Air Force Still Unsure of Cause Behind Osprey Mechanical Issue That Grounded Aircraft

The CV-22 at the Stongodden nature preserve.
The CV-22 at the Stongodden nature preserve. (Norwegian Armed Forces)

The head of Air Force special operations said he's concerned about a mechanical issue on the service's fleet of CV-22 Ospreys that caused sudden emergency landings, saying that the root cause has not been identified.

Lt. Gen. Jim Slife, the commander of Air Force Special Operations Command, told reporters Tuesday evening at the Air Force Association's Air, Space and Cyber Conference that the service knows that a hard clutch engagement, an issue where power surges into one of the two engines on the aircraft, is happening. But he said experts don't know why it's happening.

"I've been dissatisfied with the progress that we're making ...," Slife said. "We may not know why it's happening, but we do know what is happening."

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In Mid-August, the Air Force Special Operations Command ordered all their Ospreys to stop flying after recording four hard clutch engagements, or HCEs, since 2017. None of those incidents happened in combat environments, and none of them was fatal, according to Slife.

An AFSOC official told at the time of the stand-down that a hard clutch engagement "causes the engine [system] to transfer all the power into one of the [two] engines to keep the Osprey in the air."

Slife told reporters Tuesday that he ordered the Ospreys to stop flying last month after realizing the command hasn't done enough in the past to address the problem.

"I was asking myself, 'What would I say to myself in the aftermath of a fatal mishap, and we discovered that the reason for this was the clutch issue?'" Slife said. "'Would I look back and say that I did everything that I could do today?' I couldn't answer that in the affirmative."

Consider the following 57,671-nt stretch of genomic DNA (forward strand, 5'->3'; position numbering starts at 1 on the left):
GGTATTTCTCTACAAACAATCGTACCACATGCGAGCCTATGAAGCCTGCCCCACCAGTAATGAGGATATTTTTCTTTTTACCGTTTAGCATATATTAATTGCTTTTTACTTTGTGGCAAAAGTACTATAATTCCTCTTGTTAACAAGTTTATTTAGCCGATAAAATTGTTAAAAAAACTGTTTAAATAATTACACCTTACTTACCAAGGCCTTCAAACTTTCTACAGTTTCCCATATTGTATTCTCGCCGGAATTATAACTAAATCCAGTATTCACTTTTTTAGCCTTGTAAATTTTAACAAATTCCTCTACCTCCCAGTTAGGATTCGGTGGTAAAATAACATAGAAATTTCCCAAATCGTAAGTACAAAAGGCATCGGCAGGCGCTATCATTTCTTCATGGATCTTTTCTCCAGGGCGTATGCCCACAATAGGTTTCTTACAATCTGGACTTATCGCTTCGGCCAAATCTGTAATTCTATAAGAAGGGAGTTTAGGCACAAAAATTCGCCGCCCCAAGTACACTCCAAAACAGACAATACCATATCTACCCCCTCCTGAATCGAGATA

While the root cause of the issue is still unidentified, he cleared the fleet two weeks later in early September.

Since the Aug 16 stand-down, Air Force Special Operations Command's V-22 crews have participated in briefings to better understand and know how to handle hard clutch engagement incidents.

Additionally, AFSOC's CV-22 maintainers are "completing one-time inspections to verify data within the Air Force maintenance information system and compare it to the components that are physically installed on aircraft," AFSOC said in a statement.

Slife told reporters Tuesday he plans to "put a time-change requirement on those clutches," meaning that parts would be swapped out on aircraft at scheduled intervals regardless of whether the platform had experienced problems. He added that most of the incidents have occurred around the middle of their service lifespan.

The Osprey is a revolutionary, yet controversial, aircraft for the military. It combines the vertical takeoff and landing capabilities of a traditional helicopter with the long range of a turboprop plane.

In total, 15 mishaps involving the hard clutch engagement have occurred in the military since the start of the program in 1991; four of them happened with the Air Force, and the remainder have happened with the Marine Corps, which also pilots the Osprey.

Unlike the Air Force, the Marine Corps did not ground the aircraft after identifying the problem. The branch said its pilots have been trained to respond to hard clutch issues when they appear.

"It is common knowledge with the fleet," the Marine Corps said last month. "Simply by doing hover checks significantly reduces the exposure to this incident."

Air Force Special Operations started to focus on teaching pilots risk mitigation techniques following the stand-down, but the ultimate goal "remains identifying the root cause of HCE and finding and implementing a materiel solution," according to a statement released earlier this month.

One of the Air Force's CV-22 Ospreys has been stuck on a remote nature reserve in Norway since last month after the crew experienced a hard clutch engagement and had to make an emergency landing.

Slife said the aircraft is only 80 meters from the edge of the water. The plan is to bring a barge with a crane on it to retrieve the Osprey and then bring it to an airfield for inspection and repairs.

"It's nearly done and here in the next handful of days, probably inside the next week, we'll probably pull it up," Slife said.

Hard clutch engagements are costly, and potentially life-threatening, mishaps. One pilot who spoke with on condition of anonymity earlier this month detailed a 2017 Osprey incident that caused more than $5 million in damage to the aircraft. Both engines and five gearboxes needed to be replaced, as well as nearly a dozen other components. It took a team of six, working 12-hour days, 45 days to repair the aircraft, according to an Air Force report.

-- Thomas Novelly can be reached at Follow him on Twitter @TomNovelly.

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